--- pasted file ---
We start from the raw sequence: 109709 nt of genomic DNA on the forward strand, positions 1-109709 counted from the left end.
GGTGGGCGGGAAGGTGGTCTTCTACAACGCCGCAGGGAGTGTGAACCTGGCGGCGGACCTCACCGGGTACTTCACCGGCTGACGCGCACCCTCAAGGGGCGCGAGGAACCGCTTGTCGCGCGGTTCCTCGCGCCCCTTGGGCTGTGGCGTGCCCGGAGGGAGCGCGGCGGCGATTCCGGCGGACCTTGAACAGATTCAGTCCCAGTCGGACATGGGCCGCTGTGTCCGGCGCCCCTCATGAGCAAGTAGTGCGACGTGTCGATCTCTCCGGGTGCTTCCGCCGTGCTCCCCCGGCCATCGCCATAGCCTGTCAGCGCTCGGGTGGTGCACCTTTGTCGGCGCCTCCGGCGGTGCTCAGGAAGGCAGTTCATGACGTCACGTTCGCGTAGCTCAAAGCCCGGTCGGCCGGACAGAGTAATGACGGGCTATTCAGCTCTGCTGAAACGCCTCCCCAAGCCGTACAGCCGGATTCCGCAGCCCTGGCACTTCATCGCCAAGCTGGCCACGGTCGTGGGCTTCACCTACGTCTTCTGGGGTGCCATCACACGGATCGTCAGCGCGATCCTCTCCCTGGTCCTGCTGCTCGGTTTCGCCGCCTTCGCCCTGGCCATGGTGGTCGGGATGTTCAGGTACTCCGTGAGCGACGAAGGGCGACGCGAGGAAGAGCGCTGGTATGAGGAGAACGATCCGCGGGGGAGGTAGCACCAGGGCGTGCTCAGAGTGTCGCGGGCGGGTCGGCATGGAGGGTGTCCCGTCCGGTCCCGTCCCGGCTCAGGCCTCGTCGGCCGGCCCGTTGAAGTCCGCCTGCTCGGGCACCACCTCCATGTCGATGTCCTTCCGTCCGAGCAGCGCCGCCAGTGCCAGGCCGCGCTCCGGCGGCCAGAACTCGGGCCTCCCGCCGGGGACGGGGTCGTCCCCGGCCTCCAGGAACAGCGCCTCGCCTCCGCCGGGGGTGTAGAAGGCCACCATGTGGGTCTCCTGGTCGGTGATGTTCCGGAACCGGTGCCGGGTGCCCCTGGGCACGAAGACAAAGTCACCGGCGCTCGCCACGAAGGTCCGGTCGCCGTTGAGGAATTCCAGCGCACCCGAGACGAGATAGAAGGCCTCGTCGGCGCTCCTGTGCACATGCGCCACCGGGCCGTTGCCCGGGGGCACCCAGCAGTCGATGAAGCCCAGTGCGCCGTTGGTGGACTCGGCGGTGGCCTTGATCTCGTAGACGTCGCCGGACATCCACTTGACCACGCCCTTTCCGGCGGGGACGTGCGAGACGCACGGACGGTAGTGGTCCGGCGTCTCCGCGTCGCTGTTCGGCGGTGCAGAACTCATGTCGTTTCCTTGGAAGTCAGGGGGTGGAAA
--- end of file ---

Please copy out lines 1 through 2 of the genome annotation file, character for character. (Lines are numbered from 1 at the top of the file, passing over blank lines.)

We start from the raw sequence: 109709 nt of genomic DNA on the forward strand, positions 1-109709 counted from the left end.
GGTGGGCGGGAAGGTGGTCTTCTACAACGCCGCAGGGAGTGTGAACCTGGCGGCGGACCTCACCGGGTACTTCACCGGCTGACGCGCACCCTCAAGGGGCGCGAGGAACCGCTTGTCGCGCGGTTCCTCGCGCCCCTTGGGCTGTGGCGTGCCCGGAGGGAGCGCGGCGGCGATTCCGGCGGACCTTGAACAGATTCAGTCCCAGTCGGACATGGGCCGCTGTGTCCGGCGCCCCTCATGAGCAAGTAGTGCGACGTGTCGATCTCTCCGGGTGCTTCCGCCGTGCTCCCCCGGCCATCGCCATAGCCTGTCAGCGCTCGGGTGGTGCACCTTTGTCGGCGCCTCCGGCGGTGCTCAGGAAGGCAGTTCATGACGTCACGTTCGCGTAGCTCAAAGCCCGGTCGGCCGGACAGAGTAATGACGGGCTATTCAGCTCTGCTGAAACGCCTCCCCAAGCCGTACAGCCGGATTCCGCAGCCCTGGCACTTCATCGCCAAGCTGGCCACGGTCGTGGGCTTCACCTACGTCTTCTGGGGTGCCATCACACGGATCGTCAGCGCGATCCTCTCCCTGGTCCTGCTGCTCGGTTTCGCCGCCTTCGCCCTGGCCATGGTGGTCGGGATGTTCAGGTACTCCGTGAGCGACGAAGGGCGACGCGAGGAAGAGCGCTGGTATGAGGAGAACGATCCGCGGGGGAGGTAGCACCAGGGCGTGCTCAGAGTGTCGCGGGCGGGTCGGCATGGAGGGTGTCCCGTCCGGTCCCGTCCCGGCTCAGGCCTCGTCGGCCGGCCCGTTGAAGTCCGCCTGCTCGGGCACCACCTCCATGTCGATGTCCTTCCGTCCGAGCAGCGCCGCCAGTGCCAGGCCGCGCTCCGGCGGCCAGAACTCGGGCCTCCCGCCGGGGACGGGGTCGTCCCCGGCCTCCAGGAACAGCGCCTCGCCTCCGCCGGGGGTGTAGAAGGCCACCATGTGGGTCTCCTGGTCGGTGATGTTCCGGAACCGGTGCCGGGTGCCCCTGGGCACGAAGACAAAGTCACCGGCGCTCGCCACGAAGGTCCGGTCGCCGTTGAGGAATTCCAGCGCACCCGAGACGAGATAGAAGGCCTCGTCGGCGCTCCTGTGCACATGCGCCACCGGGCCGTTGCCCGGGGGCACCCAGCAGTCGATGAAGCCCAGTGCGCCGTTGGTGGACTCGGCGGTGGCCTTGATCTCGTAGACGTCGCCGGACATCCACTTGACCACGCCCTTTCCGGCGGGGACGTGCGAGACGCACGGACGGTAGTGGTCCGGCGTCTCCGCGTCGCTGTTCGGCGGTGCAGAACTCATGTCGTTTCCTTGGAAGTCAGGGGGTGGAAA